bowel obstruction or ileus; the presence of free air can indicate bowel perforation

Clinical staging by Hinchey's classification is geared toward choosing the proper surgical
procedure when diverticulitis is complicated, as follows:

Stage I: Diverticulitis with phlegmon or localized pericolic or mesenteric abscess

Stage II: Diverticulitis with walled-off pelvic, intra-abdominal, or retroperitoneal


abscess

Stage III: Perforated diverticulitis causing generalized purulent peritonitis

Stage IV: Rupture of diverticula into the peritoneal cavity with fecal contamination
causing generalized fecal peritonitis

See Workup for more detail.

Management

Patients with mild diverticulitis, typically with Hincheys stage I disease, can be treated with
the following outpatient regimen:

A clear liquid diet

7-10 days of oral broad-spectrum antimicrobial therapy

Patients can advance the diet slowly as tolerated after clinical improvement occurs,
which should be within 48-72 hours [1]

Single-agent or multiple-agent antibiotic regimens for outpatient therapy are equally


effective, provided that they provide both anaerobic and aerobic coverage. Potential regimens
include the following:

Ciprofloxacin and metronidazole

Trimethoprim-sulfamethoxazole and metronidazole

Moxifloxacin

Amoxicillin/clavulanic acid

Indications for hospital admission include the following:


Evidence of severe diverticulitis (eg, systemic signs of infection or peritonitis)

Inability to tolerate oral hydration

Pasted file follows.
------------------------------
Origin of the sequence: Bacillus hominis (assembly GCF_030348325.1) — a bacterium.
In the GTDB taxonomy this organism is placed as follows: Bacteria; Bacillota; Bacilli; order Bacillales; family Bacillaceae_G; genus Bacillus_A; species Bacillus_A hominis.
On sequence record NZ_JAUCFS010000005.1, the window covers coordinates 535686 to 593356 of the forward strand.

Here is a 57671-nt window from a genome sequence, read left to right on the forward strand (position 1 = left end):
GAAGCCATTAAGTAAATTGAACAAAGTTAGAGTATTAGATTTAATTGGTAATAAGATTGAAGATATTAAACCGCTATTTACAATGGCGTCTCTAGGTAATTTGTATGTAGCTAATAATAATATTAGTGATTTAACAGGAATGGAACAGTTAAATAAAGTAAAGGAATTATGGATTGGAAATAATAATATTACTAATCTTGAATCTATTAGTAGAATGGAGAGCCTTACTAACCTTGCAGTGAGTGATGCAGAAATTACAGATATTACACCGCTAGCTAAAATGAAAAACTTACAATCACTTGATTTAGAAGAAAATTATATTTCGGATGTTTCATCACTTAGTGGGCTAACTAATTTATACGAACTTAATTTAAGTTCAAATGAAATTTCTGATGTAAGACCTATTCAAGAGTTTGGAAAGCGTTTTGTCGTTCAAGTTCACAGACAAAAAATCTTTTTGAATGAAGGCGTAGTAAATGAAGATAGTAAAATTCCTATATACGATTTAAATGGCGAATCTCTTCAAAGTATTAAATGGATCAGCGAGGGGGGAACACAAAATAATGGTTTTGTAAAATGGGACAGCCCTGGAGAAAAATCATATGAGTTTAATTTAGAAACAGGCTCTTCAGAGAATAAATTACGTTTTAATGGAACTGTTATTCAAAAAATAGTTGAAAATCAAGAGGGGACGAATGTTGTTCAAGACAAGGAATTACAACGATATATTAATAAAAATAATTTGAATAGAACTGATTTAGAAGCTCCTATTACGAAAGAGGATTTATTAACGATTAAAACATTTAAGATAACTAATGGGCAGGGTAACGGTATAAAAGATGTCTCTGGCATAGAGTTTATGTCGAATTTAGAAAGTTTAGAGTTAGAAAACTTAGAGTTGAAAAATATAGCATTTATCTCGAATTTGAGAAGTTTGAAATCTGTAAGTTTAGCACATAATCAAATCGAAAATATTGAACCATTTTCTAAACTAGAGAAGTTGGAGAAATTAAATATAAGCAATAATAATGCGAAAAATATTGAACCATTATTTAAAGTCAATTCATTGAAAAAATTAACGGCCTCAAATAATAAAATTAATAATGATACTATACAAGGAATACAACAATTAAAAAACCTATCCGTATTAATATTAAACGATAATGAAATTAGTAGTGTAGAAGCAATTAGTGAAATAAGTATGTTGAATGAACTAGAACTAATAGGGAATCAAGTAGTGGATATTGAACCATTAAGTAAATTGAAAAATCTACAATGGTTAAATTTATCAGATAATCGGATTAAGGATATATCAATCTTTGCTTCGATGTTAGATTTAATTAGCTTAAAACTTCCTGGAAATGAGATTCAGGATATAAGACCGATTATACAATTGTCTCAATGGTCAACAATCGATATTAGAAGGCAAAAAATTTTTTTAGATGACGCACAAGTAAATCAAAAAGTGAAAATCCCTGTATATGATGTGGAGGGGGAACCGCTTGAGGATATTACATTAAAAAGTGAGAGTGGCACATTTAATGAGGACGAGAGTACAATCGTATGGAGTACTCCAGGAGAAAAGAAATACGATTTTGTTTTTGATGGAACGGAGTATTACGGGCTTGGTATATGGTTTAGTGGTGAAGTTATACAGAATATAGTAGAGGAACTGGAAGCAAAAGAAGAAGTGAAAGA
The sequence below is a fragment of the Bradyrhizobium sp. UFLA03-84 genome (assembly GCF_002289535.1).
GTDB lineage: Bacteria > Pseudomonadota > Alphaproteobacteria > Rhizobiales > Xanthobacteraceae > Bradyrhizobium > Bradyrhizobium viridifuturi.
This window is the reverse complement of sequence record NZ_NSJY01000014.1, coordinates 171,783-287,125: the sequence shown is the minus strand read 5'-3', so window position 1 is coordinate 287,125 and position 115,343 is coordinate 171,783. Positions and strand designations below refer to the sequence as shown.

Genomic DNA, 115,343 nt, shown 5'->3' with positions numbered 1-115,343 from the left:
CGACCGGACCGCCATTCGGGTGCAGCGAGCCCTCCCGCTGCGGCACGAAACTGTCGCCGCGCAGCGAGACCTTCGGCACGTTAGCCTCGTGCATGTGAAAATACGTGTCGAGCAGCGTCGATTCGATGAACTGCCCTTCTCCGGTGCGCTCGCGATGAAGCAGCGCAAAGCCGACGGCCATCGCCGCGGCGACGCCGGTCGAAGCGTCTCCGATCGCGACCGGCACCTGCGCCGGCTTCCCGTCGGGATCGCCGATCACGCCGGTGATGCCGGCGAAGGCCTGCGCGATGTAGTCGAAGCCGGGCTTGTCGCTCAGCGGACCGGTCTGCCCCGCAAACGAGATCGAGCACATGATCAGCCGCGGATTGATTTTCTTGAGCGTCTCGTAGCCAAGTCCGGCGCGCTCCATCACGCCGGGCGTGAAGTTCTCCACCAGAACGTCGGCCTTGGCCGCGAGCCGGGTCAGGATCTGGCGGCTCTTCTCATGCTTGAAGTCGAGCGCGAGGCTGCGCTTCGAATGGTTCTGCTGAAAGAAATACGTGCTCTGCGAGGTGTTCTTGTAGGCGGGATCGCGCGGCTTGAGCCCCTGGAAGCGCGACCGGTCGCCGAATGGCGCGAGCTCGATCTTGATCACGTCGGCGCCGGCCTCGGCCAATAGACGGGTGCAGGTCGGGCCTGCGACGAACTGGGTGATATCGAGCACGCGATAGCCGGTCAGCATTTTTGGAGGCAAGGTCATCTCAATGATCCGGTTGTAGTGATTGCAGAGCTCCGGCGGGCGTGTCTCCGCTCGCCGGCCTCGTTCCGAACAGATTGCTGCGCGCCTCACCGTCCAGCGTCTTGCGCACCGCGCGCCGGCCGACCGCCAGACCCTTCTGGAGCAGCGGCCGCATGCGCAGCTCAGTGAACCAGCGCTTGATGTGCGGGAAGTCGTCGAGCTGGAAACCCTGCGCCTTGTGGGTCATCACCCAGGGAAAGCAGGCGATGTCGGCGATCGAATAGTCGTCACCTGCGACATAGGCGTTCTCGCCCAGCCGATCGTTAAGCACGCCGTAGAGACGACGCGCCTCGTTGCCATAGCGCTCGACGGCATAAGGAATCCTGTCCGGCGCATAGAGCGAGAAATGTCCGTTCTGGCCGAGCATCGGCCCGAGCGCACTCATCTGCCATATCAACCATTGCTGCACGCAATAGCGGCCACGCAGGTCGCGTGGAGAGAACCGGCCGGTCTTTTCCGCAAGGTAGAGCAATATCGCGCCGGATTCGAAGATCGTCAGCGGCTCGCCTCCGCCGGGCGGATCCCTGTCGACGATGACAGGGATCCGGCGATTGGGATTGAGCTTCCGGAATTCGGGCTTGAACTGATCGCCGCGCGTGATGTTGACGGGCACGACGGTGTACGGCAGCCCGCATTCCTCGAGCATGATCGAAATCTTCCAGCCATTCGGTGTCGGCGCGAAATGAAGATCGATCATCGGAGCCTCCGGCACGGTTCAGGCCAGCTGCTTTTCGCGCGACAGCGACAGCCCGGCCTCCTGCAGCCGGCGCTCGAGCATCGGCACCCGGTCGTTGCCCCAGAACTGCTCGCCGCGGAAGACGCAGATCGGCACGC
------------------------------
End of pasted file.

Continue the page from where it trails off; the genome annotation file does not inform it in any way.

Failure of outpatient therapy (ie, persistent or increasing fever, pain, or leukocytosis


after 2-3 days)

Immunocompromise or significant comorbidities

Pain severe enough to require parenteral narcotic analgesia

Inpatient treatment is as follows:

Initiate bowel rest and intravenous fluid hydration

Start broad-spectrum intravenous antibiotic coverage until culture results, if obtained,


are available

Within 2-3 days of hospitalization, fever, pain, and leukocytosis should begin to
resolve

The patient can then be started on a clear liquid diet and advanced as tolerated

If tolerating oral intake and clinically stable, the patient can be discharged to complete
a 7- to 10-day course of an oral antibiotic therapy

Repeat the abdominal CT scan if patients do not show timely clinical improvement

CTguided percutaneous drainage is indicated for peridiverticular abscesses > 4 cm in


diameter

Monotherapy with beta-lactamase-inhibiting antibiotics or carbapenems is appropriate for


patients who are moderately ill and require admission. Such antibiotics include the following:

Piperacillin/tazobactam

Ampicillin/sulbactam

Ticarcillin/clavulanic acid

Imipenem

Meropenem

Tigecycline (when severe penicillin allergy is a concern)

Multiple-drug regimens may consist of metronidazole and a third-generation cephalosporin or


a fluoroquinolone, such as the following:
Ceftriaxone

Cefotaxime

Ciprofloxacin

Levofloxacin

Pain management considerations are as follows:

Morphine is preferred, despite theoretical risk of affecting bowel tone and sphincters

Meperidine is associated with adverse effects

Nonsteroidal anti-inflammatory drugs and corticosteroids have been associated with a


greater risk of colon perforation and should be avoided whenever possible

The classic surgical indications include some features characteristic of Hincheys stage III or
IV disease and are as follows:

Free-air perforation with fecal peritonitis

Suppurative peritonitis secondary to a ruptured abscess

Uncontrolled sepsis

Abdominal or pelvic abscess (unless CT-guided aspiration is possible)

Fistula formation

Inability to rule out carcinoma

Intestinal obstruction

Failing medical therapy

Immunocompromised status

Extremes of age

See Treatment and Medication for more detail.